Executive Council Adjourns With Energized New Members

New and continuing members of Executive Council squint into the sun for a group shot | Kirk Petersen photo

By Kirk Petersen

Executive Council concluded its four-day meeting in Phoenix on October 20 without passing a great deal of legislation, but with a fire-hose-thorough orientation for new members, and copious opportunities for relationship-building as they prepare for a truncated two years as the council’s junior class.

The most consequential governance development was another step toward sunsetting PB&F — the Joint Standing Committee on Program, Budget, and Finance, which for decades has duplicated the efforts of the council’s Finance Committee in establishing triennial budgets.

To that end, the council is developing bylaws changes to implement Resolution A048, which was passed by General Convention in July with the enthusiastic support of multiple members of the committee that is to be abolished.

As TLC reported in July:

“The Finance Committee of Executive Council spends two and a half of its three years working on the budget coming up for the upcoming triennium,” said the Rev. Nancy Koonce, a deputy from Idaho and former member of the Executive Council and its Finance Committee. “In January of the year of General Convention, that budget gets turned over to PB&F,” which essentially starts the process over again on a much shorter timeline.

PB&F reviews the budget, solicits feedback from church constituencies, makes budget changes if it sees fit, and presents the budget to the General Convention for approval. The process requires enormous effort in a tight window of time — not only on the part of the 27-member PB&F, but also by Executive Council members and church staff.

PB&F will be replaced by a new Budget Committee, with members drawn from both within and outside Executive Council, which will work with the existing Finance Committee to fulfill PB&F’s role of providing a second set of eyes for the budget.

In committee meetings in Phoenix, it became clear that there are still details to be resolved, and a special online meeting of Executive Council will be called in November to finalize the changes before year-end. Nobody on the council has expressed opposition to the broad outlines of the plan.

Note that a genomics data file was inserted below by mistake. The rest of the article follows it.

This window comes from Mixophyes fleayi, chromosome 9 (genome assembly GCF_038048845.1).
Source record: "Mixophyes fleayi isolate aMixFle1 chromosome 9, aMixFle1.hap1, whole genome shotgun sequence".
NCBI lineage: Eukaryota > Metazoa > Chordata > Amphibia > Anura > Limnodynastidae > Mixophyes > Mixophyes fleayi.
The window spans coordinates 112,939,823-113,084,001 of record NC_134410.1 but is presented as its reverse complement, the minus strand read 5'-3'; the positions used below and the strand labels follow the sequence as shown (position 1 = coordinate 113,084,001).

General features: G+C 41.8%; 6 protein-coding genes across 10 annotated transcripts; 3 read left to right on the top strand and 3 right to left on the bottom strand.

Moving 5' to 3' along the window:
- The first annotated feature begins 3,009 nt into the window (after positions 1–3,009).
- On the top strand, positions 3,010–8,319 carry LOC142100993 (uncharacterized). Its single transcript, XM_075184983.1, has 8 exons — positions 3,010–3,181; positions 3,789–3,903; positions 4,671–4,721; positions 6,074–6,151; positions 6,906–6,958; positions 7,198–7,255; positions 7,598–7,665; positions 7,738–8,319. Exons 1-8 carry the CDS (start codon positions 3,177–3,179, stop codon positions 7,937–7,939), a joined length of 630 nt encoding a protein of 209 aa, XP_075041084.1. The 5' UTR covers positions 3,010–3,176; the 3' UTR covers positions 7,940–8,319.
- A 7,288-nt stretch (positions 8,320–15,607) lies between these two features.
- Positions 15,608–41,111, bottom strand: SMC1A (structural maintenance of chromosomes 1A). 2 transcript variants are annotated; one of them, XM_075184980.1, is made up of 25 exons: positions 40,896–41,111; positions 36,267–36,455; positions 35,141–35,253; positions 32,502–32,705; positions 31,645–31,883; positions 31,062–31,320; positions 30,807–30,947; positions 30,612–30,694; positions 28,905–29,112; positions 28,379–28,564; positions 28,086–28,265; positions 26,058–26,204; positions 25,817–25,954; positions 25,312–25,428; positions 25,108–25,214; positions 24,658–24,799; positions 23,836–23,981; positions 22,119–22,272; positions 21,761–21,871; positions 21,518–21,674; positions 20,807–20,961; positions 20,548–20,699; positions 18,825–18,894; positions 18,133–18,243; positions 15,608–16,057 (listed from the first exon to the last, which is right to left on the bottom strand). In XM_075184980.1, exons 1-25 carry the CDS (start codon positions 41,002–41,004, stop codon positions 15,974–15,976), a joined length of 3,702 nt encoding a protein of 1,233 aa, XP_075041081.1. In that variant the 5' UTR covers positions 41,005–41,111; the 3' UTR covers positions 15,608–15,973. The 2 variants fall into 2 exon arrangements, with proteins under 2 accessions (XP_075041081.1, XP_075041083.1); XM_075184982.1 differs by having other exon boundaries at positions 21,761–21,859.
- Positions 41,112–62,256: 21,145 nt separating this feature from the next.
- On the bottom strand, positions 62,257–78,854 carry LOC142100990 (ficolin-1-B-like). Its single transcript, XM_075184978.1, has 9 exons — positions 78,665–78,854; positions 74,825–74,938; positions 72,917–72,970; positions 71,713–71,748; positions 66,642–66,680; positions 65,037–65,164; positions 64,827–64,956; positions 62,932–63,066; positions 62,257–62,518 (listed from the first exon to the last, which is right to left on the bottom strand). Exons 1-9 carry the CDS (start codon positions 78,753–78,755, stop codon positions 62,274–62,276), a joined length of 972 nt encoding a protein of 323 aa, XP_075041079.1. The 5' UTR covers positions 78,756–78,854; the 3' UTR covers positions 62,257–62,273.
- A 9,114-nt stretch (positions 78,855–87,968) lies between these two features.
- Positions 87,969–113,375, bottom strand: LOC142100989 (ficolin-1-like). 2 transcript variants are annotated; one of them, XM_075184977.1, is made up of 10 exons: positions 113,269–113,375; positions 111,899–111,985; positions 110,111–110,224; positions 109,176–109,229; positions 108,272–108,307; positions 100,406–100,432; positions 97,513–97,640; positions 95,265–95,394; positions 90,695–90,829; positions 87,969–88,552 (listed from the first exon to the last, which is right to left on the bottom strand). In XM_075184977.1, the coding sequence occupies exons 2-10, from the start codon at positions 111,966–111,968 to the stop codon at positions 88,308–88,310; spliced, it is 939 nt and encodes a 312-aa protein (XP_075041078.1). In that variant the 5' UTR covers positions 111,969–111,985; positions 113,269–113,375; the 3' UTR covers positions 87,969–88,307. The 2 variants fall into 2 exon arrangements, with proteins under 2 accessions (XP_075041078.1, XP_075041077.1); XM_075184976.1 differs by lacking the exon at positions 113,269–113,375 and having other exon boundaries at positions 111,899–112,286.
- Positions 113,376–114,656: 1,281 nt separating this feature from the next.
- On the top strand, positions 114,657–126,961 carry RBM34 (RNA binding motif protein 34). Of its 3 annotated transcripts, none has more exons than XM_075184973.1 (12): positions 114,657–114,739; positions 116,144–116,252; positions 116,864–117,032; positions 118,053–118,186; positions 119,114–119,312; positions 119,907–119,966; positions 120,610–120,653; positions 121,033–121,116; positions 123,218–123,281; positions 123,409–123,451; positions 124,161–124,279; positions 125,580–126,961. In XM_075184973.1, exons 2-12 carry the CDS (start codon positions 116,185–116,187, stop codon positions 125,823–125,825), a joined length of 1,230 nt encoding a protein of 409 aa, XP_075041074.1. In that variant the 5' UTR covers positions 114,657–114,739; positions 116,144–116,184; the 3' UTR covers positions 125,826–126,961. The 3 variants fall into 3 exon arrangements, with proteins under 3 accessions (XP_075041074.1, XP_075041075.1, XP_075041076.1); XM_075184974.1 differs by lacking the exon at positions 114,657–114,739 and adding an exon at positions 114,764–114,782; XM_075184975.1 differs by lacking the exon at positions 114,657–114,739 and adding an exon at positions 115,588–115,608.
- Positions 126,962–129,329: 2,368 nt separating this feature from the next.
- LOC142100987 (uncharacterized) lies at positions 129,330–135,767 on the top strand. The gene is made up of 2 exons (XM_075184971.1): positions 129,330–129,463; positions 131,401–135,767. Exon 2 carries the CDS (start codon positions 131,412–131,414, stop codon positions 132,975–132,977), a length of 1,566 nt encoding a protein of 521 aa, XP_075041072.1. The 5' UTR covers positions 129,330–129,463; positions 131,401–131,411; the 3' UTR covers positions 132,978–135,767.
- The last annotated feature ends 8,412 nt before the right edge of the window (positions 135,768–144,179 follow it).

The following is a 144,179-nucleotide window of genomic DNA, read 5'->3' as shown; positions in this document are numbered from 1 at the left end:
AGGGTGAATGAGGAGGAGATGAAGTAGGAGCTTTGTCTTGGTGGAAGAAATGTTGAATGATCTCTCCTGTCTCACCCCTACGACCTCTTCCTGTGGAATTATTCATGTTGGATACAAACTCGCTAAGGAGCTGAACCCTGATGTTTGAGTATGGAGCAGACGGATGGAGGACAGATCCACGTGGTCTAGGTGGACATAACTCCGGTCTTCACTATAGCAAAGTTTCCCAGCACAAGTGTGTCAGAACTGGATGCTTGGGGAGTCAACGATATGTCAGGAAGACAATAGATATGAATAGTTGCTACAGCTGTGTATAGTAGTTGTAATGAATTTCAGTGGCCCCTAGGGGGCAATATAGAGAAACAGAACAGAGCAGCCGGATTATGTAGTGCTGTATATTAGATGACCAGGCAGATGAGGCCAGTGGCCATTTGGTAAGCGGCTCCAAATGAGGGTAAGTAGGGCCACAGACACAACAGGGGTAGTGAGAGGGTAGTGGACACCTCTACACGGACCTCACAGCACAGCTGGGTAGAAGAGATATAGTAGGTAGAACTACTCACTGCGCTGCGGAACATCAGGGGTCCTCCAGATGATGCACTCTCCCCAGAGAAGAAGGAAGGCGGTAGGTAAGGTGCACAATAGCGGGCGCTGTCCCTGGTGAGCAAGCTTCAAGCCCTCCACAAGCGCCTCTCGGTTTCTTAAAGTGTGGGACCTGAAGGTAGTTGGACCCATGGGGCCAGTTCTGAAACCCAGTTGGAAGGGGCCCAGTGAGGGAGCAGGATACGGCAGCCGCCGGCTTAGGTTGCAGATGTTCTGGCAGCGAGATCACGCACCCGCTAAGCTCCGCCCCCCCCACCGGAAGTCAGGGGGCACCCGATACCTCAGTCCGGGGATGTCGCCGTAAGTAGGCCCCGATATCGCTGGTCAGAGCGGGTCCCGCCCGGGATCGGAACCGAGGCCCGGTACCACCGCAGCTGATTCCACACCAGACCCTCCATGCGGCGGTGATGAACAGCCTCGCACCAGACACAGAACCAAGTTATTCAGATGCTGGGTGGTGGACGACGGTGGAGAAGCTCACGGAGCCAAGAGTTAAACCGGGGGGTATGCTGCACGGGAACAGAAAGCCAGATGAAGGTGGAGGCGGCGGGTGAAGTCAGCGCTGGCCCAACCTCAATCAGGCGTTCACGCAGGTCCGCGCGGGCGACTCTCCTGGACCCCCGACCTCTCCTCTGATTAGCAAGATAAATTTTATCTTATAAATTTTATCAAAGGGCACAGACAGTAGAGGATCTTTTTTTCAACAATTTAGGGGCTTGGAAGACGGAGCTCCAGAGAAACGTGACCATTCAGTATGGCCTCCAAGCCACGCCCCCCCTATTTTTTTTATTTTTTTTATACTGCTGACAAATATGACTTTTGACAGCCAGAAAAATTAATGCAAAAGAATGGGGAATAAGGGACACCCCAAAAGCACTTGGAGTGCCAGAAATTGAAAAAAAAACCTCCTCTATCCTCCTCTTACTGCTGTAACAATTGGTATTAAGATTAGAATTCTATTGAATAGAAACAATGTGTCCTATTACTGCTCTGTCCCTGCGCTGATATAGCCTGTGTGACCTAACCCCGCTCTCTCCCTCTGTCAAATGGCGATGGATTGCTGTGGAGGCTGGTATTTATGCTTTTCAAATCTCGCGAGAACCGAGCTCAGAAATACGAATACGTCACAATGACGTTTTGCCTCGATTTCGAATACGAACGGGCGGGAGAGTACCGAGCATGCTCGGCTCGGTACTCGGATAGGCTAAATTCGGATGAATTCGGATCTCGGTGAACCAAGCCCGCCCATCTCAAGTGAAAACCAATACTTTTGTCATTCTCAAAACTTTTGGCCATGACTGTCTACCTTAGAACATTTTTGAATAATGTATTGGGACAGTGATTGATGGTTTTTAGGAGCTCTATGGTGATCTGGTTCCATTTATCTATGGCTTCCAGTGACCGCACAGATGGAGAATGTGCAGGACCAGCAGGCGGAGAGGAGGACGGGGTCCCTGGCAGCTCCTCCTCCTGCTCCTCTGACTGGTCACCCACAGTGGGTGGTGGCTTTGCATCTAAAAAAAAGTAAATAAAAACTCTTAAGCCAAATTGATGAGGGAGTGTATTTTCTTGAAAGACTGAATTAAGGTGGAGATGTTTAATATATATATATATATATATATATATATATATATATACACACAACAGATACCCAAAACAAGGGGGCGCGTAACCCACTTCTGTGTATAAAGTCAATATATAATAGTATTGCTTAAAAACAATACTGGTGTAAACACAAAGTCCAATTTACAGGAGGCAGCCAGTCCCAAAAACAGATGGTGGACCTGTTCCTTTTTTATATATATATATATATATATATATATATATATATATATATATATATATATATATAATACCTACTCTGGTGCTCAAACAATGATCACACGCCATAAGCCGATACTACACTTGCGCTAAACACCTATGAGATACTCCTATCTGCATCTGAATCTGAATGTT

A council committee heard from Sarah Shipman, the recently installed director of Episcopal Migration Ministries, who provided an update on how the agency is reimagining itself after President Donald Trump threatened its very existence by dramatically slashing the number of refugees allowed to resettle in the United States.

Shipman reported that to date in 2022, EMM has processed 1,533 arrivals from a variety of countries, and 3,739 arrivals from Afghanistan. The Afghan resettlements were in response to President Joe Biden’s abrupt withdrawal of U.S. troops from the country after 20 years of war.

Shipman is an attorney and former state cabinet secretary from Kansas — and a postulant for the Episcopal priesthood. She spoke passionately about “the difference we’re making in real people’s lives.”

In an unusual public-private partnership, EMM is one of nine agencies, six of which are faith-based, that contracts with the federal government to resettle refugees.

The council approved $115,000 in grants to support creation-care projects in nine dioceses — including Cuba and Ecuador.

But the majority of the meeting was dedicated to a combination of team-building exercises and in-depth briefings on the workings of church governance. Veteran council members and newbies alike said they benefitted from extensive staff briefings on their fiduciary duties, on their need to develop as a board of directors, on church canons and polity, on the church’s finances, and on corporate social responsibility.

Executive Council members typically are elected to six year terms, but because of pandemic delays the new members will serve five years — and only two years before they take over as leaders of the council.

After the meeting adjourned, TLC asked a number of the new council members to share their impressions of their orientation.

“As I am about to leave, I’m comfortable knowing that I can do what I need to do, but also realizing that, oh, yeah, there’s a lot of work to be done!” said the Rev. Wilmot Merchant from the Diocese of South Carolina.

“I was surprised at how effective the community building portions were,” said the Very Rev. M.E. Eccles, Diocese of Chicago. “I’m still learning the acronyms. … I was honored and a little overwhelmed at how much people sort of jumped in the water trusting each other. We talked about some pretty difficult topics, but with what felt like deep honesty, and naming some truths that need to be named.”

Canon Annette Buchanan of the Diocese of New Jersey said she is looking forward to working with colleagues to determine how to make church governance more effective. “I’m certainly not interested in maintaining the status quo, to the extent that the status quo does not benefit the church.”

Tom Chu of the Diocese of New York said he previously had interacted with the council as a member of the churchwide staff under three presiding bishops, ending in 2008. “I found that this was the most racially and ethnically diverse council that we’ve ever had.”

 

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